Professor David Tirrell’s group at Caltech has developed a method for the selective analysis of newly synthesized cellular proteins called bio‐orthogonal non‐canonical amino acid tagging (BONCAT). The approach involves the incorporation of synthetic amino acids bearing chemical handles into protein translation, and isolating those proteins for subsequent analysis by mass spectrometry-based proteomics. During my graduate work, I made significant improvements to BONCAT that were essential for the method’s advancement and application in biology. I characterized how non-canonical amino acids perturb the endogenous proteome, a primary concern of our biologist collaborators, and developed strategies to incorporate non-canonical amino acids in a non-perturbative manner (Bagert et al., 2014). I combined BONCAT with a quantitative proteomics technique which allowed both the identification and quantification of newly synthesized proteins. I also demonstrated that BONCAT permits proteomic analysis at very short time scales that are inaccessible to alternative approaches (Bagert et al., 2014). Last, I worked with collaborators to develop cleavable biotin probes for BONCAT purification (Szychowski et al., 2010), and to utilize an engineering protein called an aminoacyl-tRNA synthetase to perform BONCAT in a cell-selective manner in complex mixtures of mammalian cells (Mahdavi et al, 2016).

Bagert, John D, et al. “Time-resolved proteomic analysis of quorum sensing in Vibrio harveyi.”. Chem Sci 73 (2016): , 7, 3, 1797-1806.

Mahdavi, Alborz, et al. “Engineered Aminoacyl-tRNA Synthetase for Cell-Selective Analysis of Mammalian Protein Synthesis.”. J Am Chem Soc 138.13 (2016): , 138, 13, 4278-81.

Szychowski, Janek, et al. “Cleavable biotin probes for labeling of biomolecules via azide-alkyne cycloaddition.”. J Am Chem Soc 132.51 (2010): , 132, 51, 18351-60.

Using BONCAT to undestand the bacterial processes of post-transcriptional gene regulation and quorum sensing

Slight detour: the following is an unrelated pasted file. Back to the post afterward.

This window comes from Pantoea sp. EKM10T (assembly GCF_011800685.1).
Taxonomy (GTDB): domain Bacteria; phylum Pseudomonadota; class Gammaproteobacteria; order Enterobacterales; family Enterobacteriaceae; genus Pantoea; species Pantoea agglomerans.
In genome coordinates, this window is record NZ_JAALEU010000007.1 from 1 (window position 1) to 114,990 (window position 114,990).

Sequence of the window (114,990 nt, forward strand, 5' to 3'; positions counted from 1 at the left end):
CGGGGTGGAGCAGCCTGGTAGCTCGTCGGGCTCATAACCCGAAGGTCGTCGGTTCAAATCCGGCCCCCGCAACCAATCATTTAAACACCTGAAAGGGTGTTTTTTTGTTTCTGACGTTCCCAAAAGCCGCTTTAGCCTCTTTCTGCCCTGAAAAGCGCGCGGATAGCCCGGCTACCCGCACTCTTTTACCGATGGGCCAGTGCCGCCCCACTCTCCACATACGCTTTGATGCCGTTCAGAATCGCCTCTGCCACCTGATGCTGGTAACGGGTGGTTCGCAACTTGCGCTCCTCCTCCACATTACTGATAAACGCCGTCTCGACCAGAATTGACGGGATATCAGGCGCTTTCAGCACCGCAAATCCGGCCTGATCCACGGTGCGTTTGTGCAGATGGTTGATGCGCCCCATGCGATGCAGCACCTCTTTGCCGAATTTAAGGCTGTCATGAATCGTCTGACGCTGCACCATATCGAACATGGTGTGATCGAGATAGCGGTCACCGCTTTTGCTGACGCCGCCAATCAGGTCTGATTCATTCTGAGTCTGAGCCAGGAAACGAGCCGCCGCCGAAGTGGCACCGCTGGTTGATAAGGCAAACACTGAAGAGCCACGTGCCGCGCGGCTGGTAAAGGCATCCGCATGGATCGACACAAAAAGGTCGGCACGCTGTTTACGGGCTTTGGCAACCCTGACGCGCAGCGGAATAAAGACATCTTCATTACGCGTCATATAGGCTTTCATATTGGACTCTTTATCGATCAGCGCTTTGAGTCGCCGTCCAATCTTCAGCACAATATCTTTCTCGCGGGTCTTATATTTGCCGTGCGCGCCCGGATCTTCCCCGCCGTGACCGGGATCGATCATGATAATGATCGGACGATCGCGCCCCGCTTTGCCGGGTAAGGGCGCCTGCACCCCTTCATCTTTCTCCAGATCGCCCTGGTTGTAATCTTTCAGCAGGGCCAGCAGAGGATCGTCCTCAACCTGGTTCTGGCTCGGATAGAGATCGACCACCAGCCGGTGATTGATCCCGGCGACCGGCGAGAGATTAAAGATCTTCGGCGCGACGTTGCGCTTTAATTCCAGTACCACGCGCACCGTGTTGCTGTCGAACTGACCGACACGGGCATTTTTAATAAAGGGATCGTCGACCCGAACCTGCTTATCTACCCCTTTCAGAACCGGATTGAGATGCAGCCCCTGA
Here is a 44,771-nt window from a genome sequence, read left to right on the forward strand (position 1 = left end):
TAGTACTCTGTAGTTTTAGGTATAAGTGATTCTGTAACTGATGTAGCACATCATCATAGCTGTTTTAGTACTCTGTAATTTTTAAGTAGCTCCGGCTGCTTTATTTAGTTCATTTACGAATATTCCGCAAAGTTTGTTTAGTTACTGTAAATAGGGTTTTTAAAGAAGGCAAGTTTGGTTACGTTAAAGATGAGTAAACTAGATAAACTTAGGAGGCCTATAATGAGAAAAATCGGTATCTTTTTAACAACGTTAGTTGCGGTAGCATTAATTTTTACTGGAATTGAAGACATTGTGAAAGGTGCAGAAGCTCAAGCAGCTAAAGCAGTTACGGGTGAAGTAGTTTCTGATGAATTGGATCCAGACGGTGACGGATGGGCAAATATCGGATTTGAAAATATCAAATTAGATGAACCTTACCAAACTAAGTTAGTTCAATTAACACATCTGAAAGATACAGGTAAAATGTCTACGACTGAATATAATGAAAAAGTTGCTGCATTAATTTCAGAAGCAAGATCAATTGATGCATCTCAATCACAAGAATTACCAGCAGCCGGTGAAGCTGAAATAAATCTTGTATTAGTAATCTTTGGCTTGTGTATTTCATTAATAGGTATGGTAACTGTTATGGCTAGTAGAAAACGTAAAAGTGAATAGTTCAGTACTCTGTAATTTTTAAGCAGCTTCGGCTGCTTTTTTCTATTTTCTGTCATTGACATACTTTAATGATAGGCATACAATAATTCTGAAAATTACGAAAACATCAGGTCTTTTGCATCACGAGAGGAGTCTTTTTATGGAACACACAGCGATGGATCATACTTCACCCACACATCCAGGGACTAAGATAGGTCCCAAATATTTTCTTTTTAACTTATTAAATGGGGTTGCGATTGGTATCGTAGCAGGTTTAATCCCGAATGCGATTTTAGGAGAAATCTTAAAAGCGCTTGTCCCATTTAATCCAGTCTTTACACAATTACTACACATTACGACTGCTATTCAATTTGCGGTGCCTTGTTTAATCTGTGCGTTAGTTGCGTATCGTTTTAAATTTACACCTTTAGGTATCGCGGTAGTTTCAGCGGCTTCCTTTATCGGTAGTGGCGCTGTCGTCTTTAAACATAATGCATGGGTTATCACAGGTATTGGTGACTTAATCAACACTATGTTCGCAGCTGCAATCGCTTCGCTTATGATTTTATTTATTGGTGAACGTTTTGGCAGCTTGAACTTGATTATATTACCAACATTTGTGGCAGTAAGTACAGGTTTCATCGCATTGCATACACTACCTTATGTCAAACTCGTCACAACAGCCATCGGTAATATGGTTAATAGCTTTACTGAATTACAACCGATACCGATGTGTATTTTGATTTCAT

I took the development of BONCAT one step further and explored biological applications in which time resolved proteomic information would be particularly useful. I used BONCAT to study the bacterial post-transcriptional small RNA regulator CyaR, validating previously known targets and identifying several new targets that expanded the functional role of CyaR in carbon metabolism, osmoregulation, and transcriptional regulation (Bagert et al., in revision) I also used BONCAT to characterize the time-dependent transition of the quorum-sensing bacterium Vibrio harveyi from individual- to group-behaviors (Bagert et al., 2016; Feng et al., 2015). This work presents the first time-resolved analysis of the quorum-sensing-regulated proteome. My analysis revealed new proteins with diverse functions that are controlled by quorum sensing, including transcription factors, chemotaxis proteins, transport proteins, type VI secretion, and proteins involved in iron homeostasis. In addition to these biological findings, these works serve as a methodological demonstration of how BONCAT can be used to perform time-resolved proteomic analysis to study dynamic regulatory systems in biology.

Bagert, John D, et al. “A quantitative proteomic method for elucidating the function of bacterial small RNA regulators”. (Submitted).

Bagert, John D, et al. “Time-resolved proteomic analysis of quorum sensing in Vibrio harveyi.”. Chem Sci 73 (2016): , 7, 3, 1797-1806.

Feng, Lihui, et al. “A qrr noncoding RNA deploys four different regulatory mechanisms to optimize quorum-sensing dynamics.”. Cell 160.1-2 (2015): , 160, 1-2, 228-40.